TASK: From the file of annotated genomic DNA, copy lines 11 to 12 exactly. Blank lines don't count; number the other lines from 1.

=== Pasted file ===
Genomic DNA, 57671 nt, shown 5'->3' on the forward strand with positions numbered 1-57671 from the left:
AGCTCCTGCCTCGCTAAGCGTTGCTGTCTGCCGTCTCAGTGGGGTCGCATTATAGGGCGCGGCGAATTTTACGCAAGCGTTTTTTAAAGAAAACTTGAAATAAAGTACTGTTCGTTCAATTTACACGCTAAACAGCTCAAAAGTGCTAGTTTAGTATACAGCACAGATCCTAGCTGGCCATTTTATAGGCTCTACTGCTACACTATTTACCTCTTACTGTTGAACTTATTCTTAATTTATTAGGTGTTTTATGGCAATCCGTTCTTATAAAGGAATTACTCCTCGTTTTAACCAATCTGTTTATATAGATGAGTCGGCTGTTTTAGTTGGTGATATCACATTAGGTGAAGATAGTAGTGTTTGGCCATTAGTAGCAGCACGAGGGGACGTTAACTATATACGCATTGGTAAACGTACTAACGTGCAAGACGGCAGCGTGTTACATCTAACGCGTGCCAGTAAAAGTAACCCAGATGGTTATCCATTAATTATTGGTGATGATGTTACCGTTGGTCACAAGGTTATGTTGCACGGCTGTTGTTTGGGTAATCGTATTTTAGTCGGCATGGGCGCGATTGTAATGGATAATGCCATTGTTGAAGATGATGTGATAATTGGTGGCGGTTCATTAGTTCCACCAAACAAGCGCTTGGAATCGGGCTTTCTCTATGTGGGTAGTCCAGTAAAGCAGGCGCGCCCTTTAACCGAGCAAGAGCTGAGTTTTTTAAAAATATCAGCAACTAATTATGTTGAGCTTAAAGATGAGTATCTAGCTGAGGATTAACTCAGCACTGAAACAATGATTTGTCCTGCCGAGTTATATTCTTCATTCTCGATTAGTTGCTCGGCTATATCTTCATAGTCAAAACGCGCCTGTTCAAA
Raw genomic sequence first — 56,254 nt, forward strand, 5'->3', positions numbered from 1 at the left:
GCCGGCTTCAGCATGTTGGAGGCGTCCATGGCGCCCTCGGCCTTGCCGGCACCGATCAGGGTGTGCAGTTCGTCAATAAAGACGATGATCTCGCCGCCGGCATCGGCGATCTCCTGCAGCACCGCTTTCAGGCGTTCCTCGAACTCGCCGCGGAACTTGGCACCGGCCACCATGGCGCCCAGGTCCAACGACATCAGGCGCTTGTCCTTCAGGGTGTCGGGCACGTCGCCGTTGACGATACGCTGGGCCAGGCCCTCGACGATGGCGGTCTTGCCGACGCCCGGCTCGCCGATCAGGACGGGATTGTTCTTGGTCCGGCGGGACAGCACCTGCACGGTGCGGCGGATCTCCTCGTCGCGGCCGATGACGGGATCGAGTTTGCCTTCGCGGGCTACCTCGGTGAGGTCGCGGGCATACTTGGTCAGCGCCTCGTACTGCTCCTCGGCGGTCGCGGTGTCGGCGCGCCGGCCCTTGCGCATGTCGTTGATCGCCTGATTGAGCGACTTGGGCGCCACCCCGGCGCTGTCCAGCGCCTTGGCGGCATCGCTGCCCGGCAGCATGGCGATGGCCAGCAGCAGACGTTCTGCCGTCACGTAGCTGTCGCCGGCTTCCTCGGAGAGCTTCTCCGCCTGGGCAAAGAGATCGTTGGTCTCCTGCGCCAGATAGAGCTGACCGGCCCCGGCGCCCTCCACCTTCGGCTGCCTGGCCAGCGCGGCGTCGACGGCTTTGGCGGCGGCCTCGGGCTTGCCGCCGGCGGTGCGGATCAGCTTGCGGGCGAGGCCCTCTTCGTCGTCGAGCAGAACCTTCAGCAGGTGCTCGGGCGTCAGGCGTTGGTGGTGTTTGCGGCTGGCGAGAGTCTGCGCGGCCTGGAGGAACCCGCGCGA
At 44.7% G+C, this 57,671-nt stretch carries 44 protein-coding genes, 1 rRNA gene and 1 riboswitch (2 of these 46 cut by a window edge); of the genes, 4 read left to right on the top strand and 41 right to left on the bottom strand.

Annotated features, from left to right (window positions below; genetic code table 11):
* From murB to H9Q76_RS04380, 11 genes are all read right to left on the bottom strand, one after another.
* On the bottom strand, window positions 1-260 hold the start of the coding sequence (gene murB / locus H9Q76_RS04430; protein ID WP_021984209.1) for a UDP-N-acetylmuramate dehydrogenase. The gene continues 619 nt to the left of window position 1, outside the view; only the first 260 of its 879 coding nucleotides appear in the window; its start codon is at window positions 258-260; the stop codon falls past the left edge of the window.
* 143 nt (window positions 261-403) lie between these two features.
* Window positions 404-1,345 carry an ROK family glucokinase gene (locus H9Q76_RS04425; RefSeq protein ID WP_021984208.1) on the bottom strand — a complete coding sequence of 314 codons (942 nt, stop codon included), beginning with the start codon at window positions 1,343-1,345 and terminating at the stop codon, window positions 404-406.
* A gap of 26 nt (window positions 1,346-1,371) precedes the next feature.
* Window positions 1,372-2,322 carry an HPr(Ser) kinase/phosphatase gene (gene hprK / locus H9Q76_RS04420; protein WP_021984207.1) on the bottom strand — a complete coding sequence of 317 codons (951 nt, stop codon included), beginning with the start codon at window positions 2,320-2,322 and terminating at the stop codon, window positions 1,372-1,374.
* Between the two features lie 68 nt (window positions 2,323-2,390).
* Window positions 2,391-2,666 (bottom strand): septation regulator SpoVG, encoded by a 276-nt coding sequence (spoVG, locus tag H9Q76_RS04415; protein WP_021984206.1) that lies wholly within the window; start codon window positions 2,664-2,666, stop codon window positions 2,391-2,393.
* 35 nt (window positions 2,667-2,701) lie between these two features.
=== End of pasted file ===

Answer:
* A gap of 26 nt (window positions 1,346-1,371) precedes the next feature.
* Window positions 1,372-2,322 carry an HPr(Ser) kinase/phosphatase gene (gene hprK / locus H9Q76_RS04420; protein WP_021984207.1) on the bottom strand — a complete coding sequence of 317 codons (951 nt, stop codon included), beginning with the start codon at window positions 2,320-2,322 and terminating at the stop codon, window positions 1,372-1,374.